The girl of the cavern, a nice girl but a bad cook, has found us a guide, obviously her brother, to take us to the necropolis. He is a lad of about fourteen, and like everybody in this abandoned place shy and suspicious, holding off. He bids us wait while he runs away somewhere. So we drink coffee in the tiny café outside which the motor-omnibus reposes all day long, till the return of our guide and another little boy, who will come with him and see him through. The two boys cotton together, make a little world secure from us, and move on ahead of us, ignoring us as far as possible. The stranger is always a menace. B. and I are two very quiet-mannered harmless men. But that first boy could not have borne to go alone with us. Not alone! He would have been afraid, as if he were in the dark.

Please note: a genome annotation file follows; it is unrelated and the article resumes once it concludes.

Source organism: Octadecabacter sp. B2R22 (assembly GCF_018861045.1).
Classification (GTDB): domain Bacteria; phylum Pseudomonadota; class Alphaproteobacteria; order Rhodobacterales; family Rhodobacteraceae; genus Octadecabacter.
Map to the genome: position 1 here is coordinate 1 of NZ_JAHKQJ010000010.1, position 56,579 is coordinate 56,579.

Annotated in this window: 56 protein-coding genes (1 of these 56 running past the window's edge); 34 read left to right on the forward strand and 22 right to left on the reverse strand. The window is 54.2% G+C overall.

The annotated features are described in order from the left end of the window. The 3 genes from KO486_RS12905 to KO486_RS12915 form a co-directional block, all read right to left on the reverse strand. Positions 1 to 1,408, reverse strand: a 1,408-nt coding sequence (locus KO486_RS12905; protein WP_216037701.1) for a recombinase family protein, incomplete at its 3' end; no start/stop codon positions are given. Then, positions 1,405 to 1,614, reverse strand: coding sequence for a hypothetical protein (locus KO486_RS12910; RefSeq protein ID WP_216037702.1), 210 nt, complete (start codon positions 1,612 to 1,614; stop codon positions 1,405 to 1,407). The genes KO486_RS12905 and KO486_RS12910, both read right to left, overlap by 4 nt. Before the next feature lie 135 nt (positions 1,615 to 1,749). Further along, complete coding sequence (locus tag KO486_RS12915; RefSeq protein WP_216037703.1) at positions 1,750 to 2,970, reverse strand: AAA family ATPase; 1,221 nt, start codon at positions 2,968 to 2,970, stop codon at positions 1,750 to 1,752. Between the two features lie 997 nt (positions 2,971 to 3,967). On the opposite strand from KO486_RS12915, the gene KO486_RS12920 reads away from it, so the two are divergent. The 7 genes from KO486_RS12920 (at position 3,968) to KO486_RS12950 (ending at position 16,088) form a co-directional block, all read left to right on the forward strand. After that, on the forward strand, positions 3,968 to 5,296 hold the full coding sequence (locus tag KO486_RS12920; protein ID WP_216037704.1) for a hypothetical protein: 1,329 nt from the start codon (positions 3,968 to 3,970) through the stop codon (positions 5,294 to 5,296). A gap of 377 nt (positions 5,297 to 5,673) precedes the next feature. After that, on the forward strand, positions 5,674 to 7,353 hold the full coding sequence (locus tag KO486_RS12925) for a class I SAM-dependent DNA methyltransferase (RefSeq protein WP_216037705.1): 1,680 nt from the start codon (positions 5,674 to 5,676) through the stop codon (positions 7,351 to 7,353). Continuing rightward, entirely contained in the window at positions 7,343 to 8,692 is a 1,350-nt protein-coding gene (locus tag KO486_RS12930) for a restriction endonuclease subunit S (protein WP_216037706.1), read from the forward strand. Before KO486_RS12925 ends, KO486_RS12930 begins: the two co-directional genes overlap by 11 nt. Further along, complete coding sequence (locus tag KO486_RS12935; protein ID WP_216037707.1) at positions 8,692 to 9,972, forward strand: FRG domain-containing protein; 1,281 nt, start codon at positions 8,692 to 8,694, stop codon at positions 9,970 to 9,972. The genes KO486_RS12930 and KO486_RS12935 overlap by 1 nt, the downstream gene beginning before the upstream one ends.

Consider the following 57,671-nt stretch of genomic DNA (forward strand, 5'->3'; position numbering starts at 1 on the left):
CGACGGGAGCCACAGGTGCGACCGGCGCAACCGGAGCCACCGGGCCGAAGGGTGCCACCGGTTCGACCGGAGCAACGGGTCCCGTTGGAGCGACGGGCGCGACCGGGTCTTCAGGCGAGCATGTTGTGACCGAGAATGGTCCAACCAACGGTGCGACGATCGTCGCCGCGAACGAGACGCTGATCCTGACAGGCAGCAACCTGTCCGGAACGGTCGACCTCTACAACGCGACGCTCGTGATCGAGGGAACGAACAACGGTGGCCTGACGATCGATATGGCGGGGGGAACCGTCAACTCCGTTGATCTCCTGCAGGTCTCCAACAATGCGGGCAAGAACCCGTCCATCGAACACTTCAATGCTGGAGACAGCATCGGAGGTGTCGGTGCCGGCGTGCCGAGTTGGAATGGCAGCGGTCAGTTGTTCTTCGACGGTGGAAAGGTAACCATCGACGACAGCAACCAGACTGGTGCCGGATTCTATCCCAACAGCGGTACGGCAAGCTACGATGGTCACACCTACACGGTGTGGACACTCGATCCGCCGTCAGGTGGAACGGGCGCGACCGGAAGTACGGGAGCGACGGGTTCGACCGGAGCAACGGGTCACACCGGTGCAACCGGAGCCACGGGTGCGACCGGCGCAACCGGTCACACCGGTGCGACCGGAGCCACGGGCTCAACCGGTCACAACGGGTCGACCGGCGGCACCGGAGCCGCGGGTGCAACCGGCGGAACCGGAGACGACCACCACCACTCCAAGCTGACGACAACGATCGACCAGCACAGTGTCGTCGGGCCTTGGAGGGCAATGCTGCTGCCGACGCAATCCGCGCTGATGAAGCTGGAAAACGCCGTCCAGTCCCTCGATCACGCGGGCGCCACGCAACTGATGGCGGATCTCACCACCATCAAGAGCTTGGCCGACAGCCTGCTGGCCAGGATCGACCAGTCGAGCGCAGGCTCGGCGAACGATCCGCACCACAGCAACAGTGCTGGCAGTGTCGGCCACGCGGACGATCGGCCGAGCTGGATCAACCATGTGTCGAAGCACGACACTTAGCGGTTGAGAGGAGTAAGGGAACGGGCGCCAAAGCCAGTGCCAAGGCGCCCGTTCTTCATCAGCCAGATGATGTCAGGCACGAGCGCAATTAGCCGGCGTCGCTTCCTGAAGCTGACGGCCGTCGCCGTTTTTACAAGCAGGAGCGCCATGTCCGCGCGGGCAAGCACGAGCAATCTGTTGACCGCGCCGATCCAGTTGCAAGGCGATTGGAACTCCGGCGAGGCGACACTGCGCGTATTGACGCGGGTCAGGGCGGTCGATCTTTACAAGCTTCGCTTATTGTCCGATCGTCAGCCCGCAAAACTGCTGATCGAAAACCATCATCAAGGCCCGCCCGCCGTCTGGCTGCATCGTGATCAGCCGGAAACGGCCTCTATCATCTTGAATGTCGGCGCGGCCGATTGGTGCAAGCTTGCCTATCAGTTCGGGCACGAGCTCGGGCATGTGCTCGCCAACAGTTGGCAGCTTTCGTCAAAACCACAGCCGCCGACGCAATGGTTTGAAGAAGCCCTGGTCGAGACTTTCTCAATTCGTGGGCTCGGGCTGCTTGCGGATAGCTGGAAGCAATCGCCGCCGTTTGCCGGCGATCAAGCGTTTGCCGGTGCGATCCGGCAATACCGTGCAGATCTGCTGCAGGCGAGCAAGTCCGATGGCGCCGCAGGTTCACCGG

They led us out of the only gate of the old town. Mules and ponies were tied up in the sloping, forlorn place outside, and pack-mules arrived, as in Mexico. We turned away to the left, under the rock cliff from whose summit the so-called palace goes up flush, the windows looking out on to the world. It seems as if the Etruscans may once have cut this low rock-face, and as if the whole crown on which the wall-girt village of Cerveteri now stands may once have been the arx, the ark, the inner citadel and holy place of the city of Caere, or Agylla, the splendid Etruscan city, with its’ Greek quarters. There was a whole suburb of Greek colonists, from Ionia, or perhaps from Athens, in busy Caere when Rome was still a rather crude place. About the year 390 B.C. the Gauls came swooping down on Rome. Then the Romans hurried the Vestal Virgins and other women and children away to Caere, and the Etruscans took care of them, in their rich city. Perhaps the refugee Vestals were housed on this rock. And perhaps not. The site of Caere may not have been exactly here. Certainly it stretched away on this same hilltop, east and south, occupying the whole of the small plateau, some four or five miles round, and spreading a great city thirty times as big as the present Cerveteri. But the Etruscans built everything of wood–houses, temples–all save walls for fortification, great gates, bridges, and drainage works. So that the Etruscan cities vanished as completely as flowers. Only the tombs, the bulbs, were underground. But the Etruscans built their cities, whenever possible, on a long narrow plateau or headland above the surrounding country, and they liked to have a rocky cliff for their base, as in Cerveteri. Round the summit of this cliff, this headland, went the enclosure wall, sometimes miles of the great cincture. And within the walls they liked to have one inner high place, the arx, the citadel. Then outside they liked to have a sharp dip or ravine, with a parallel hill opposite. And on the parallel hill opposite they liked to have their city of the dead, the necropolis. So they could stand on their ramparts and look over the hollow where the stream flowed among its bushes, across from the city of life, gay with its painted houses and temples, to the near-at-hand city of their dear dead, pleasant with its smooth walks and stone symbols, and painted fronts.Share It